Training Grants: The Neuroimaging Sciences Training Program
The program is designed to last 2-3 years, and the purposes of the program are the following:
- Provide formal course training to postdoctoral fellows, with an emphasis on imaging and clinical research methodology, and instruction in their underlying multidisciplinary sciences.
- Provide mentored training for fellows to apply these new methods to the interdisciplinary advance of our understanding of the function of the brain in health, substance abuse, and other psychiatric diseases.
- Provide an integrated research experience for fellows in both imaging applications and methodology. All fellows will be expected to complete at least one research project with an applications and one with a methodology mentor during their training period.
Each fellow will work on two projects: one focused on methodology and one focused on an application. There will be two mentors, one for each of the projects, and it is the fellow's choice which will be the primary mentor and associated area of work.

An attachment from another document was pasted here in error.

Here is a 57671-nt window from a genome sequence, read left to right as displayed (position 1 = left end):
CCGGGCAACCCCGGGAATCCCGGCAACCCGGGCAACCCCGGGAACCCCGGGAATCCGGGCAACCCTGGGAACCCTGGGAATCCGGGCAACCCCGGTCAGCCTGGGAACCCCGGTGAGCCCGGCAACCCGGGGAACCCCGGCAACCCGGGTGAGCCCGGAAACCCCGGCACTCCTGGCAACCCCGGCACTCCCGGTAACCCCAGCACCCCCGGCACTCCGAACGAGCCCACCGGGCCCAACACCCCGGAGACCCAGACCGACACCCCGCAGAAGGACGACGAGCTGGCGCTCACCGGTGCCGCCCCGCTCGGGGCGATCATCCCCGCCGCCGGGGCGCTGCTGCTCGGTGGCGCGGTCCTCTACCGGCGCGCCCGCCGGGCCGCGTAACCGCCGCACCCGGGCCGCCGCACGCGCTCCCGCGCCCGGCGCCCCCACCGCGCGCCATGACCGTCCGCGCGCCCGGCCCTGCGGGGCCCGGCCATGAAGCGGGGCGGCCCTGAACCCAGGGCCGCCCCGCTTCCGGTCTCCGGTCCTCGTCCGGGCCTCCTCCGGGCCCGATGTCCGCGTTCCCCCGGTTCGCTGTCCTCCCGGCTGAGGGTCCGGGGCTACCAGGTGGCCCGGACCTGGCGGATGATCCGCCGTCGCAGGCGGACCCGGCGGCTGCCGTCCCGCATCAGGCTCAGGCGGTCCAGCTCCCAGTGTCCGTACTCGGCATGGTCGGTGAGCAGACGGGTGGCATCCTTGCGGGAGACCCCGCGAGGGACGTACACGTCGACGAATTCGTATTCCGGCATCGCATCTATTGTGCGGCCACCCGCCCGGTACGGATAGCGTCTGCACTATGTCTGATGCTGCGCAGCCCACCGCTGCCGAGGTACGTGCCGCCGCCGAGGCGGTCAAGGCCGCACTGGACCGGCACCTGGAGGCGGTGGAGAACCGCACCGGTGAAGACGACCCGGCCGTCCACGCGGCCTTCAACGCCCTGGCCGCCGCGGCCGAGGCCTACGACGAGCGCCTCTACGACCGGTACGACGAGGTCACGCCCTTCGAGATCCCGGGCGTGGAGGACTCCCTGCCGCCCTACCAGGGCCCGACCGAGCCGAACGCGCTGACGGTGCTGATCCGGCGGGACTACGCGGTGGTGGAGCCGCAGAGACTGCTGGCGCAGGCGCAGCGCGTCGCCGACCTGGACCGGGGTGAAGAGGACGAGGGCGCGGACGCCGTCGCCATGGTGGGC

To ensure a solid background in appropriate areas, there is a recommended core curriculum, with courses defined according to the choice of methodological or applications emphasis. For the methodological track those include methodology of PET, MRI, and MRS, including image processing; other courses are available, including statistics for clinical studies and pharmacokinetic modeling (which is one of the required courses for the applications track).
Second Year Grant Proposal
In the second year of the program, trainees write a grant proposal to be critiqued by the steering committee as if being reviewed by NIH. The purpose of this step is two-fold. First, there is the opportunity to gain experience in competitive grant writing with the advantage of a thorough critique by a home crowd. Second, the resulting product will ideally be a grant proposal that can be submitted for competitive funding and help the trainee obtain a faculty position at Yale or elsewhere for the next career stage.